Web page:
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Lyrics from the Song-Books of the Elizabethan Age   By: (1857-1920)

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NOTE. Two hundred and fifty copies of this large paper edition printed, each of which is numbered.

No. 221.


Edited by A.H. BULLEN.

LONDON: JOHN C. NIMMO, 14, King William Street, Strand, W.C. 1887.

CHISWICK PRESS: C. Whittingham and Co., Tooks Court, Chancery Lane.


The present Anthology is intended to serve as a companion volume to the Poetical Miscellanies published in England at the close of the sixteenth and the beginning of the seventeenth centuries. A few of the lyrics here collected are, it is true, included in "England's Helicon," Davison's "Poetical Rhapsody," and "The Ph[oe]nix' Nest"; and some are to be found in the modern collections of Oliphant, Collier, Rimbault, Mr. W.J. Linton, Canon Hannah, and Professor Arber. But many of the poems in the present volume are, I have every reason to believe, unknown even to those who have made a special study of Elizabethan poetry. I have gone carefully through all the old song books preserved in the library of the British Museum, and I have given extracts from two books of which there is no copy in our national library. A first attempt of this kind must necessarily be imperfect. Were I to go over the ground again I should enlarge the collection, and I should hope to gain tidings of some song books (mentioned by bibliographers) which I have hitherto been unable to trace.

In Elizabeth's days composers were not content to regard the words of a song as a mere peg on which to hang the music, but sought the services of true born lyrists. It is not too much to say that, for delicate perfection of form, some of the Elizabethan songs can compare with the choicest epigrams in the Greek Anthology. At least one composer, Thomas Campion, wrote both the words and the music of his songs; and there are no sweeter lyrics in English poetry than are to be found in Campion's song books. But it may be assumed that, as a rule, the composers are responsible only for the music.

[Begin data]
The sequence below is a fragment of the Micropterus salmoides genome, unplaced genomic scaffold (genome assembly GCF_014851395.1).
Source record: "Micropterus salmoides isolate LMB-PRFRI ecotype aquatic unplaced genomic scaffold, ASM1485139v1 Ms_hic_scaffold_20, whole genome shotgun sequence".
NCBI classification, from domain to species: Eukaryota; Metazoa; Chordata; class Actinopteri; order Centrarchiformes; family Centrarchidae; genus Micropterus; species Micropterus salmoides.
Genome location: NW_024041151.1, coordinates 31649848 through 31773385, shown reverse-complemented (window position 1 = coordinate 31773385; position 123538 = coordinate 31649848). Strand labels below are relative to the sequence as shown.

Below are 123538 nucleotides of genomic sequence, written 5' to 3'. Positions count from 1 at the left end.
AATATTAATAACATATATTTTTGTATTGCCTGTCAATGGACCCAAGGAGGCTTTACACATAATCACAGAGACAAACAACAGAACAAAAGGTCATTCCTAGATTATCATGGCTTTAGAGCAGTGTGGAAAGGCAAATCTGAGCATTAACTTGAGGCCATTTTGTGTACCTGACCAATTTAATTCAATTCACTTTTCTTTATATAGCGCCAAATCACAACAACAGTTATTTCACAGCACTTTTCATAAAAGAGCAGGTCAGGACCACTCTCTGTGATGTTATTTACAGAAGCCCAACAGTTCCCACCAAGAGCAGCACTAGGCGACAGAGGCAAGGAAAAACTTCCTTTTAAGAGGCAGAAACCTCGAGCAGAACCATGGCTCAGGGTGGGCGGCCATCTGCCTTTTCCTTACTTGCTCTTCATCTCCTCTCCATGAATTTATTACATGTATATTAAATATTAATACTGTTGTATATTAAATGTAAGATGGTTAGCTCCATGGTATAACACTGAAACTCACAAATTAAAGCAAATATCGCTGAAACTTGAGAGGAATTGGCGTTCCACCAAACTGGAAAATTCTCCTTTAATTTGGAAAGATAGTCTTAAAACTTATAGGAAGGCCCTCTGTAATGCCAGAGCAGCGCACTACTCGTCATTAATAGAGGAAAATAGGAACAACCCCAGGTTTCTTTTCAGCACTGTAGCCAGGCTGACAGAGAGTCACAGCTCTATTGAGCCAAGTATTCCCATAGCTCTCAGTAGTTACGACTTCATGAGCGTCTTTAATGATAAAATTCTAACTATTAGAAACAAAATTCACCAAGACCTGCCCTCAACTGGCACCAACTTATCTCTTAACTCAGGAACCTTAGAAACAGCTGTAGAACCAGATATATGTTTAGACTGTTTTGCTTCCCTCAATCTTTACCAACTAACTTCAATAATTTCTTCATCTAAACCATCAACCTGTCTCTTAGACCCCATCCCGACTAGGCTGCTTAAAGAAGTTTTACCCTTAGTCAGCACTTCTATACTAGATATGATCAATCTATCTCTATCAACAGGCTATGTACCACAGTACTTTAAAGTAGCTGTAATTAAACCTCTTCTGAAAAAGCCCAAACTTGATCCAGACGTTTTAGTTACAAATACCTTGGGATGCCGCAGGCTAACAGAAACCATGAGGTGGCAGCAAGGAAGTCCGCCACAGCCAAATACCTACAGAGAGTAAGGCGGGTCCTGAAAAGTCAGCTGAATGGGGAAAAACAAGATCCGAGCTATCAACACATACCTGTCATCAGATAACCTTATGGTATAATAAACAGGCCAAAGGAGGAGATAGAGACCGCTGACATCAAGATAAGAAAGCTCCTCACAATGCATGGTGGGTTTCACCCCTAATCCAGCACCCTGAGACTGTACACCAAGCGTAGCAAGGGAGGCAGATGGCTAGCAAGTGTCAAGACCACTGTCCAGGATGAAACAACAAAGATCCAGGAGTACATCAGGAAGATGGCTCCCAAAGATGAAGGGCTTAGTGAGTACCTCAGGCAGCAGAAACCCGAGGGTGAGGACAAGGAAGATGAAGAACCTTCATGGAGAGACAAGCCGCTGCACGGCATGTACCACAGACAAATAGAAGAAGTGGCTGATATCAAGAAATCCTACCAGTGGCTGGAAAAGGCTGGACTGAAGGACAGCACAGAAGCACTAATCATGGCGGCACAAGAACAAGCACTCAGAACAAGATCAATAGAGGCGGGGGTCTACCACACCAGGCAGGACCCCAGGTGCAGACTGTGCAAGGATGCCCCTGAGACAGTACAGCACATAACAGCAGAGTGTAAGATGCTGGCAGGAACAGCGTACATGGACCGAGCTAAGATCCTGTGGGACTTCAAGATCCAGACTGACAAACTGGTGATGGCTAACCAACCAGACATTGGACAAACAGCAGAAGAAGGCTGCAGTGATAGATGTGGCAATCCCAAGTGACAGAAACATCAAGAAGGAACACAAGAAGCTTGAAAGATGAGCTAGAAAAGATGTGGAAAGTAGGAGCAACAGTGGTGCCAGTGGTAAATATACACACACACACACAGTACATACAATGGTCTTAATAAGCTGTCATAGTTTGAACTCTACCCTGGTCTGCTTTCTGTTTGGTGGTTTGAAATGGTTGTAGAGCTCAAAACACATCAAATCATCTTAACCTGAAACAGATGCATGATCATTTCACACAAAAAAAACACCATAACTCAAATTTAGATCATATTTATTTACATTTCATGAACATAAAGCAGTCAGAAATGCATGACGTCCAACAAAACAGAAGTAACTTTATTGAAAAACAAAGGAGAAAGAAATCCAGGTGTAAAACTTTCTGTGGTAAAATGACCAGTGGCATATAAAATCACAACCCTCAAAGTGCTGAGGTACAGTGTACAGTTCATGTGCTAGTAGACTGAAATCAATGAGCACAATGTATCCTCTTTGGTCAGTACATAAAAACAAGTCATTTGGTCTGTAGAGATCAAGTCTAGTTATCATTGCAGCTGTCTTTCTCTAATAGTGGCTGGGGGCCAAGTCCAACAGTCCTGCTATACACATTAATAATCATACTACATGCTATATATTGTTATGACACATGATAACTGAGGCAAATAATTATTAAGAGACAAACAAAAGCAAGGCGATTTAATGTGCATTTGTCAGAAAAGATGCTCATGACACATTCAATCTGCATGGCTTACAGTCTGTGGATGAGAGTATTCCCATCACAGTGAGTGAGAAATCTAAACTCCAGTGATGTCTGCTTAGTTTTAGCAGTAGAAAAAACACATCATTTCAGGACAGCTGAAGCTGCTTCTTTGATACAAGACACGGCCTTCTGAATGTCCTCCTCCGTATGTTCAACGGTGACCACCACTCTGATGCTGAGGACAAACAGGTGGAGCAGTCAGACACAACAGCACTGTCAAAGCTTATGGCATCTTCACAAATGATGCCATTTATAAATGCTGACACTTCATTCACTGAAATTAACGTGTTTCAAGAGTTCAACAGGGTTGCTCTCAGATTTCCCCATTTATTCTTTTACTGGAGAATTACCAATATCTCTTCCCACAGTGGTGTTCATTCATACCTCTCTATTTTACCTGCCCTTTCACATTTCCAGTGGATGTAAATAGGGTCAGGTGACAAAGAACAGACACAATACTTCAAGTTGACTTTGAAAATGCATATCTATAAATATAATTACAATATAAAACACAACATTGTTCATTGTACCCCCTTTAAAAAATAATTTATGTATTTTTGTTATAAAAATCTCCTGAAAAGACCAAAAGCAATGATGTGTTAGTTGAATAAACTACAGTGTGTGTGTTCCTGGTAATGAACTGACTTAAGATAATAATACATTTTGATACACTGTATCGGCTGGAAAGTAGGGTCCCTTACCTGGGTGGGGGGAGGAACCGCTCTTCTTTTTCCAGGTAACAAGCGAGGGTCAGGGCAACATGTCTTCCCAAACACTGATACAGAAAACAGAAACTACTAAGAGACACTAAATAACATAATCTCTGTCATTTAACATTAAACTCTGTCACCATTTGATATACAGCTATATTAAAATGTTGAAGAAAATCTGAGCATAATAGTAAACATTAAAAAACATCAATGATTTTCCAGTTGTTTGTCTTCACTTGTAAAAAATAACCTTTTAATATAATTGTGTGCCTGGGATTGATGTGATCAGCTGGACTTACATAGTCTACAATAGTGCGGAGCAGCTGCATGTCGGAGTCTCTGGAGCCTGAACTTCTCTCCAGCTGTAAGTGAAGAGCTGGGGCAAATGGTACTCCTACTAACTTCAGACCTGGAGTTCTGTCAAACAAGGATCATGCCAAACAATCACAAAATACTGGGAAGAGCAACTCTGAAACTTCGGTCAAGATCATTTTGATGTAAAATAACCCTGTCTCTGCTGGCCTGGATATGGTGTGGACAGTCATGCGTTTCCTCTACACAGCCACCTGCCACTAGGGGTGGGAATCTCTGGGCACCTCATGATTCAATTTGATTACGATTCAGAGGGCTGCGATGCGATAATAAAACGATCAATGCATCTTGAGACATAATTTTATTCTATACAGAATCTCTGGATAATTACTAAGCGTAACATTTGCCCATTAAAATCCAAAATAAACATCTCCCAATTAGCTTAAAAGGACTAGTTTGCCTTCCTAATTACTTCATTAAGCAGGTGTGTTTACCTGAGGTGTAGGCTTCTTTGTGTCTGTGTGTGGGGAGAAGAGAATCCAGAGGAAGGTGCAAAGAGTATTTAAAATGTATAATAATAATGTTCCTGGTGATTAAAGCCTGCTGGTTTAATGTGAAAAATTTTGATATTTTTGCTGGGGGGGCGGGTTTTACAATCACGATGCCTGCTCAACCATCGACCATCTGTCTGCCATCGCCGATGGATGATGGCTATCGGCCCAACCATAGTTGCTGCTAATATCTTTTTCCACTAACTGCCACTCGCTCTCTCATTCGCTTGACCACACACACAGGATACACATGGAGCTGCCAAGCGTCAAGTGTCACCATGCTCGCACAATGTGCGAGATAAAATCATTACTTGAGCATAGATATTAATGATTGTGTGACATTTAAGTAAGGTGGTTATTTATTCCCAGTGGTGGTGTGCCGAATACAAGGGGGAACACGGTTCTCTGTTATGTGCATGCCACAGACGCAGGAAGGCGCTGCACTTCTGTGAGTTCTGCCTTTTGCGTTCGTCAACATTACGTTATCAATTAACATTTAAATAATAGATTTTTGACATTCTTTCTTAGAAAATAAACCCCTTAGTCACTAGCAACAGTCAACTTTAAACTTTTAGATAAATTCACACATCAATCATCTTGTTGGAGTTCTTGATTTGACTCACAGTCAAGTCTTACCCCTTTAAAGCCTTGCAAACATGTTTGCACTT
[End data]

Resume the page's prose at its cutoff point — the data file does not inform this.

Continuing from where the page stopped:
It was in the year of the Spanish Armada, 1588, that William Byrd published "Psalms, Sonnets, and Songs of Sadness and Piety," the first Elizabethan song book of importance. Few biographical particulars concerning Byrd have come down. As he was senior chorister of St. Paul's in 1554, he is conjectured to have been born about 1538. From 1563 to 1569 he was organist of Lincoln Cathedral. He and Tallis were granted a patent, which must have proved fairly lucrative, for the printing of music and the vending of music paper. In later life he appears to have become a convert to Romanism. His last work was published in 1611, and he died at a ripe old age on the 24th of July, 1623. The "Psalms, Sonnets, and Songs" are dedicated to Sir Christopher Hatton. In the dedicatory epistle he terms the collection "this first printed work of mine in English ;" in 1575 he had published with Tallis "Cantiones Sacræ." From the title one would gather that Byrd's first English collection was mainly of a sacred character, but in an epistle to the reader he hastens to set us right on that point: "Benign reader, here is offered unto thy courteous acceptance music of sundry sorts, and to content divers humours. If thou be disposed to pray, here are psalms; if to be merry, here are sonnets." There is, indeed, fare for all comers; and a reader has only himself to blame if he goes away dissatisfied. In those days, as in these, it was not uncommon for a writer to attribute all faults, whether of omission or commission, to the luckless printer. Byrd, on the other hand, solemnly warns us that "in the expression of these songs either by voices or instruments, if there be any jar or dissonance," we are not to blame the printer, who has been at the greatest pains to secure accuracy... Continue reading book >>

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